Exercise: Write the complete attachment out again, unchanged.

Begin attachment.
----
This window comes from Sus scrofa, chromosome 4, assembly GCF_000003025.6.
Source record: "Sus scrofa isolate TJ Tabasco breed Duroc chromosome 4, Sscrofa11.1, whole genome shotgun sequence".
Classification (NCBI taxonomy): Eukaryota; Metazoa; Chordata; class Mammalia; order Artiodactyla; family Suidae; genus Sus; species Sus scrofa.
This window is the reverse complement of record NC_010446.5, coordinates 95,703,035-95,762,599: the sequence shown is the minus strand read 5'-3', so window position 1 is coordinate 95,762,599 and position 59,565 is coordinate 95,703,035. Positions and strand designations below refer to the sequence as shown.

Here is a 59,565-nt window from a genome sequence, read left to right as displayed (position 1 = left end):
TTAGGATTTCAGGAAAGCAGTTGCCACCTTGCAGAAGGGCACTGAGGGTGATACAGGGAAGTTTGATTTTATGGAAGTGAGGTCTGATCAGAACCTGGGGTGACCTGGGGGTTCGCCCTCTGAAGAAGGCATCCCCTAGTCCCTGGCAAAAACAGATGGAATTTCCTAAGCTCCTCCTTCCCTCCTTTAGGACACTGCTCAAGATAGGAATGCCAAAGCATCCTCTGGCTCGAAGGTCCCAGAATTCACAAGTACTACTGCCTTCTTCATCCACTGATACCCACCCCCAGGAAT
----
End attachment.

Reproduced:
This window comes from Sus scrofa, chromosome 4, assembly GCF_000003025.6.
Source record: "Sus scrofa isolate TJ Tabasco breed Duroc chromosome 4, Sscrofa11.1, whole genome shotgun sequence".
Classification (NCBI taxonomy): Eukaryota; Metazoa; Chordata; class Mammalia; order Artiodactyla; family Suidae; genus Sus; species Sus scrofa.
This window is the reverse complement of record NC_010446.5, coordinates 95,703,035-95,762,599: the sequence shown is the minus strand read 5'-3', so window position 1 is coordinate 95,762,599 and position 59,565 is coordinate 95,703,035. Positions and strand designations below refer to the sequence as shown.

Here is a 59,565-nt window from a genome sequence, read left to right as displayed (position 1 = left end):
TTAGGATTTCAGGAAAGCAGTTGCCACCTTGCAGAAGGGCACTGAGGGTGATACAGGGAAGTTTGATTTTATGGAAGTGAGGTCTGATCAGAACCTGGGGTGACCTGGGGGTTCGCCCTCTGAAGAAGGCATCCCCTAGTCCCTGGCAAAAACAGATGGAATTTCCTAAGCTCCTCCTTCCCTCCTTTAGGACACTGCTCAAGATAGGAATGCCAAAGCATCCTCTGGCTCGAAGGTCCCAGAATTCACAAGTACTACTGCCTTCTTCATCCACTGATACCCACCCCCAGGAAT